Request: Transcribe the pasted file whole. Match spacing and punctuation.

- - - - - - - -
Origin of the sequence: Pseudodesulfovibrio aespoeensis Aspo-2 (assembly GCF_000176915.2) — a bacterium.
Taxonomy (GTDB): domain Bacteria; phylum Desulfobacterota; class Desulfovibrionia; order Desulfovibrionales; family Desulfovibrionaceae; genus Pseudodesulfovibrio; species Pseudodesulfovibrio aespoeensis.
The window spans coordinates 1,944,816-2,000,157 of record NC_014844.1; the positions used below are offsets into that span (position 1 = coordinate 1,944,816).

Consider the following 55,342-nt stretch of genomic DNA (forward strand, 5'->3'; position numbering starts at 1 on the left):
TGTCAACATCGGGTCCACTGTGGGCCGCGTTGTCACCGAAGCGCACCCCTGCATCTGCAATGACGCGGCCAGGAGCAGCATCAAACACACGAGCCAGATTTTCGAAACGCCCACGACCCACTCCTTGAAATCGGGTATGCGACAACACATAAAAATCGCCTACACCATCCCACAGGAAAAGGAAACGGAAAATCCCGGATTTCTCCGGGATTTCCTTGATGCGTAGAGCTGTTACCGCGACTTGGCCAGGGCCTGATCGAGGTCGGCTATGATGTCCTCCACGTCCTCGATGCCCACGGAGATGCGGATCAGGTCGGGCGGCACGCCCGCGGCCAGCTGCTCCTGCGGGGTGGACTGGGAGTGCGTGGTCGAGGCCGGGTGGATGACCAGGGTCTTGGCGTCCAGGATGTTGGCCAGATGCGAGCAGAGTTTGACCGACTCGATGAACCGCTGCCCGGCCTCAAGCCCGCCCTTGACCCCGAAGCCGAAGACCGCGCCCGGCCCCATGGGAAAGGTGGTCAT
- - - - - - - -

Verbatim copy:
Origin of the sequence: Pseudodesulfovibrio aespoeensis Aspo-2 (assembly GCF_000176915.2) — a bacterium.
Taxonomy (GTDB): domain Bacteria; phylum Desulfobacterota; class Desulfovibrionia; order Desulfovibrionales; family Desulfovibrionaceae; genus Pseudodesulfovibrio; species Pseudodesulfovibrio aespoeensis.
The window spans coordinates 1,944,816-2,000,157 of record NC_014844.1; the positions used below are offsets into that span (position 1 = coordinate 1,944,816).

Consider the following 55,342-nt stretch of genomic DNA (forward strand, 5'->3'; position numbering starts at 1 on the left):
TGTCAACATCGGGTCCACTGTGGGCCGCGTTGTCACCGAAGCGCACCCCTGCATCTGCAATGACGCGGCCAGGAGCAGCATCAAACACACGAGCCAGATTTTCGAAACGCCCACGACCCACTCCTTGAAATCGGGTATGCGACAACACATAAAAATCGCCTACACCATCCCACAGGAAAAGGAAACGGAAAATCCCGGATTTCTCCGGGATTTCCTTGATGCGTAGAGCTGTTACCGCGACTTGGCCAGGGCCTGATCGAGGTCGGCTATGATGTCCTCCACGTCCTCGATGCCCACGGAGATGCGGATCAGGTCGGGCGGCACGCCCGCGGCCAGCTGCTCCTGCGGGGTGGACTGGGAGTGCGTGGTCGAGGCCGGGTGGATGACCAGGGTCTTGGCGTCCAGGATGTTGGCCAGATGCGAGCAGAGTTTGACCGACTCGATGAACCGCTGCCCGGCCTCAAGCCCGCCCTTGACCCCGAAGCCGAAGACCGCGCCCGGCCCCATGGGAAAGGTGGTCAT